Social Security is not a well-understood program. In fact, a 2019 survey found that people age 50 and old thought they could get their full Social Security benefit at age 63, on average. That’s way, way wrong.
The confusion’s a shame, given how many of us will need this money badly in old age. Around 21% of couples collecting Social Security benefits and about 45% of those who are unmarried rely on Social Security for 90% or more of their income.
It’s a shame, too, because knowing the rules puts the most money possible in your monthly benefit payments.
The following are a few key rules for Social Security.
1. Your benefit is based on your 35 highest-earning years
Social Security calculates your monthly benefit with a formula that uses your 35 best-earning years — that is, the 35 years during which your income was highest. If your earnings record doesn’t include 35 years, missing years are replaced with zeros, lowering your potential benefit.
So, it’s worth staying in the workforce at least 35 years if you can. The more peak-earning years in your formula, the bigger your monthly benefit payment can be.
Check your earnings record once yearly to confirm that the Social Security Administration has recorded your earnings correctly so you get credit for all your earnings. Do this by logging into or signing up for your online Social Security account.
2. Your benefit might be taxed
Are you surprised to learn that your Social Security income may be taxed? About half of retirees pay federal taxes on their income from the program.
As we detail in “5 Ways to Avoid Taxes on Social Security Income,” up to 85% of your benefits could be considered taxable income by Uncle Sam.
That’s not all. Many states also tax at least some residents’ Social Security income. If you’re looking forward to a low-tax retirement, consider these 26 states that do not tax benefits.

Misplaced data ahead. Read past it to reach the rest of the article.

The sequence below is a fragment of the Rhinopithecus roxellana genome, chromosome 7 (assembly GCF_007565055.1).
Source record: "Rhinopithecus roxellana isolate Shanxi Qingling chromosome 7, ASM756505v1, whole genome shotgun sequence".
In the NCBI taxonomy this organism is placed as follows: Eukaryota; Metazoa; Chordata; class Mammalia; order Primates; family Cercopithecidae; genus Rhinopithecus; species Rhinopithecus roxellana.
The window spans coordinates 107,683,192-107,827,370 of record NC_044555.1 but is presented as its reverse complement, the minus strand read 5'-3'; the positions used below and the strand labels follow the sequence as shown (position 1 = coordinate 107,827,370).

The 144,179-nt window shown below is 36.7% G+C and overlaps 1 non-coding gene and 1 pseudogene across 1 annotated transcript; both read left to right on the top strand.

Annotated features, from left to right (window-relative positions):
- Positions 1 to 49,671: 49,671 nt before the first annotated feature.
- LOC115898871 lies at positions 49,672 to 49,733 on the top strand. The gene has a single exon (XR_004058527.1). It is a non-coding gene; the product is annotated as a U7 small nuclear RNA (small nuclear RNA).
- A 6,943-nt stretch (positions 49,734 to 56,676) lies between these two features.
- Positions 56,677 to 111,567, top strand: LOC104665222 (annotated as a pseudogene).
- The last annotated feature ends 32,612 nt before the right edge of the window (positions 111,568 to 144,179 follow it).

3. You can claim benefits as early as 62
The earliest age at which you can start receiving Social Security benefits is 62 for most people, and 60 for those who claim survivor’s benefits.
The largest share of Americans — about 35% of men and nearly 40% of women — claim at age 62.
If that’s your plan, understand that claiming early carries a penalty, one you’ll pay by receiving smaller monthly payments for the rest of your life. Check your online Social Security account to compare what you’d receive in monthly payments at age 62 with what you’d get from waiting until you are older.
Despite all that, there are circumstances when you have few choices — you need the money to live, for instance, or you don’t expect a long life — and claiming early makes sense.
4. Your full benefit amount is tied to your full retirement age
“Full retirement age,” or FRA, is a technical term in the context of Social Security. It refers to the age at which you are eligible to receive the full amount of your monthly benefit — meaning without any penalty applied for claiming early, or any bonus applied for delaying claiming.
In other words, claiming benefits before reaching full retirement age means your monthly benefit will be reduced — by as much as 30%. Claiming after you reach FRA means your monthly benefit will be increased by as much as 8% for each year you wait past FRA to claim, up until age 70.